Monument Creek

Mine, Probably inactive

Alternative names

Poorman Bench

Commodities and mineralogy

Main commodities Au
Other commodities Ag; Sn
Ore minerals cassiterite; gold

Geographic location

Quadrangle map, 1:250,000-scale NM
Quadrangle map, 1:63,360-scale C-2
Latitude 64.5969
Longitude -165.5108
Nearby scientific data Find additional scientific data near this location
Location and accuracy Monument Creek is a west tributary to Snake River; this location is 2.2 miles north-northwest from the bridge on the Nome-Teller road that crosses Snake River. Monument Creek and an adjacent north-side bench were mined extensively in the Nome C-2 quadrangle and downstream into the Nome C-1 quadrangle. This location is the approximate mid-point of placer tailings along the creek and is directly south of the Poorman bench open cut. This is locality 100 of Cobb (1972 [MF 463], 1978 [OFR 78-93]); it is accurate to within about 1,000 feet.

Geologic setting

Geologic description

The placer deposit on Monument Creek was apparently discovered after the discovery of a rich, shallow bench, called the Poorman bench, on the north side of the creek. The pay streak on the bench was discovered in 1918 and mined immediately; it was about 40 feet wide, 4 feet thick, and below 6 feet of overburden. The pay gravels contained about 1.5 ounces of gold per cubic yard (Martin, 1920, p. 51; Cathcart, 1920, p. 188-190). The main period of mining in Monument Creek itself was from 1928 until 1940; a bucket line dredge mined in 1938-39 in the upper part of Monument Creek below the two upper forks. The upper north tributary to Monument Creek is auriferous; Kennecott Exploration Company (written communication, 1992) found 7 ppm of gold in a pan concentrate collected about one-half mile above the junction of the upper forks. Anderson (1947) reported cassiterite from Monument Creek. Anomalous amounts of tin are also present a few miles to the north in Sledge Creek (NM169). The proximity to the Nome coastal plain and the low elevation of the site (about 250 feet) suggest that Quaternary sea-level fluctuations could have influenced its development.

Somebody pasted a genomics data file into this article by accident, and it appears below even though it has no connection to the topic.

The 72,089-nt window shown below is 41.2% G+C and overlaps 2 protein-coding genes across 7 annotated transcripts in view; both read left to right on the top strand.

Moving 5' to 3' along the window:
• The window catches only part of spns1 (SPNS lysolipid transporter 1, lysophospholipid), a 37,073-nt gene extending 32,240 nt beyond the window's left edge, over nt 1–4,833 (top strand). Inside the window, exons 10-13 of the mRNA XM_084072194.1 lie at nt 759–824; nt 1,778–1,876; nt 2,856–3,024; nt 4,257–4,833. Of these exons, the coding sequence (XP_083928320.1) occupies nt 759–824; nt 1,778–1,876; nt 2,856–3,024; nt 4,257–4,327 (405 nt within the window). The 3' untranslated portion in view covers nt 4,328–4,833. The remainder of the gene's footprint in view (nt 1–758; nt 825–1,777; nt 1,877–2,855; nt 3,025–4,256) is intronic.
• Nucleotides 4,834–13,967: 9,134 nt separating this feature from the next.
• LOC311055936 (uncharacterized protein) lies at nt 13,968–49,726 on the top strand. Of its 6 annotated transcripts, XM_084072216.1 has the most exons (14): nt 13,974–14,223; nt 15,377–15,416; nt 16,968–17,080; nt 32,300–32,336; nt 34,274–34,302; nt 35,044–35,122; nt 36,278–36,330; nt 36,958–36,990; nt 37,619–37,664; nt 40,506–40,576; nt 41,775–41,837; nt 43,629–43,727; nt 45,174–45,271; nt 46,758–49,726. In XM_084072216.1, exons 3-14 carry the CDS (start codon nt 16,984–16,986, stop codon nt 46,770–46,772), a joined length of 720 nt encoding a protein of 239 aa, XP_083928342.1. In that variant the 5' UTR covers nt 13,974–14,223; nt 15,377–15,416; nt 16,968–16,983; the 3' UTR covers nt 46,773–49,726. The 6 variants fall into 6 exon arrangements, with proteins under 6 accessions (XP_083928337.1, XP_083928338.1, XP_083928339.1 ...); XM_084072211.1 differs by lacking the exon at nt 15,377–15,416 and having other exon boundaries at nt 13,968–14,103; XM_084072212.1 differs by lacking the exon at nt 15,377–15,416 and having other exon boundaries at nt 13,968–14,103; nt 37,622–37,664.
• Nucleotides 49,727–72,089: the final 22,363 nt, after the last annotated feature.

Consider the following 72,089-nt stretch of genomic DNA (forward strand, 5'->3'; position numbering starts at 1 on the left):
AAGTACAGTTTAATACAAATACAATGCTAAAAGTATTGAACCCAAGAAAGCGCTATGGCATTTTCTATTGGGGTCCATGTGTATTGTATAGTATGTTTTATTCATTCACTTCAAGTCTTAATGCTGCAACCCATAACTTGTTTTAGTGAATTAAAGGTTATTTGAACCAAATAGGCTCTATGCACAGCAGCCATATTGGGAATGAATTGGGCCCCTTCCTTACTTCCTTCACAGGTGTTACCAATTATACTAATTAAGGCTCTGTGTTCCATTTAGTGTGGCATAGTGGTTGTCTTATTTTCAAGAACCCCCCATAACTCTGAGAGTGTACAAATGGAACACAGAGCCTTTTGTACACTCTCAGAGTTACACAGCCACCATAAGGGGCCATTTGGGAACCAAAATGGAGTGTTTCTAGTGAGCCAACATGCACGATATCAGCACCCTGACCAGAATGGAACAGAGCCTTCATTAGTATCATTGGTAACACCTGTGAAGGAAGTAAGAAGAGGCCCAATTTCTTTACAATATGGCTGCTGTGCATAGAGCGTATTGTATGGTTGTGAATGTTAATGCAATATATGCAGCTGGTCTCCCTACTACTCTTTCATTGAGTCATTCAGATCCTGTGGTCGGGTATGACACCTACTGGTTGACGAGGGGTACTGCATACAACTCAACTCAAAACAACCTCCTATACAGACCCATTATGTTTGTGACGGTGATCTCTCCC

The source of placer gold in Monument Creek is unknown. Bedrock in the drainage includes metaturbidite schist inferred to be the oldest part of the Nome Group (Bundtzen and others, 1994). The Rodine fault, which is mineralized elsewhere (for example, at NM165), cuts across the head of Monument Creek.
Geologic map unit (-165.513396934239, 64.5961311311164)
Mineral deposit model Alluvial placer Au (Cox and Singer, 1986; model 39a).
Mineral deposit model number 39a
Age of mineralization Quaternary.

Production and reserves

Workings or exploration Gold was discovered in a shallow bench north of Monument Creek in about 1918 (Martin, 1920; Cathcart, 1920). The deposit was rich but small and quickly worked out. Monument Creek itself was worked continuously from 1928 to 1935 by mechanical methods and by a dredge in 1938-39. Production is unknown but is believed to be at least in the tens of thousands of ounces because of the long duration of moderate-scale mining. Activity was reported in 1928 (Smith, 1930, p. 39), 1929 (Smith, 1932, p. 44), 1930 (Smith, 1933 [B 836-A, p. 45-46]), 1931 (Smith, 1933 [B 844-A, p. 46]), 1932 (Smith, 1934 [B 857-A, p. 43]), 1933 (Smith, 1934 [B 869-A, p. 48]), 1934 (Smith, 1936, p. 49-50), and 1935 (Smith, 1937, p. 52). Mining activity is not reported for 1936-37, perhaps in anticipation of the dredge that was brought from the Casadepaga River in 1938. The dredged ground was worked out in 1939 (Smith, 1939, p. 63, 75-76, Smith, 1941, p. 59-60, 70).
Indication of production Yes; medium
Production notes A few tens of thousands of ounces of gold may have been produced from Monument Creek.

References

MRDS Number A012901

References

Reporters C.C. Hawley and Travis L. Hudson
Last report date 3/12/2000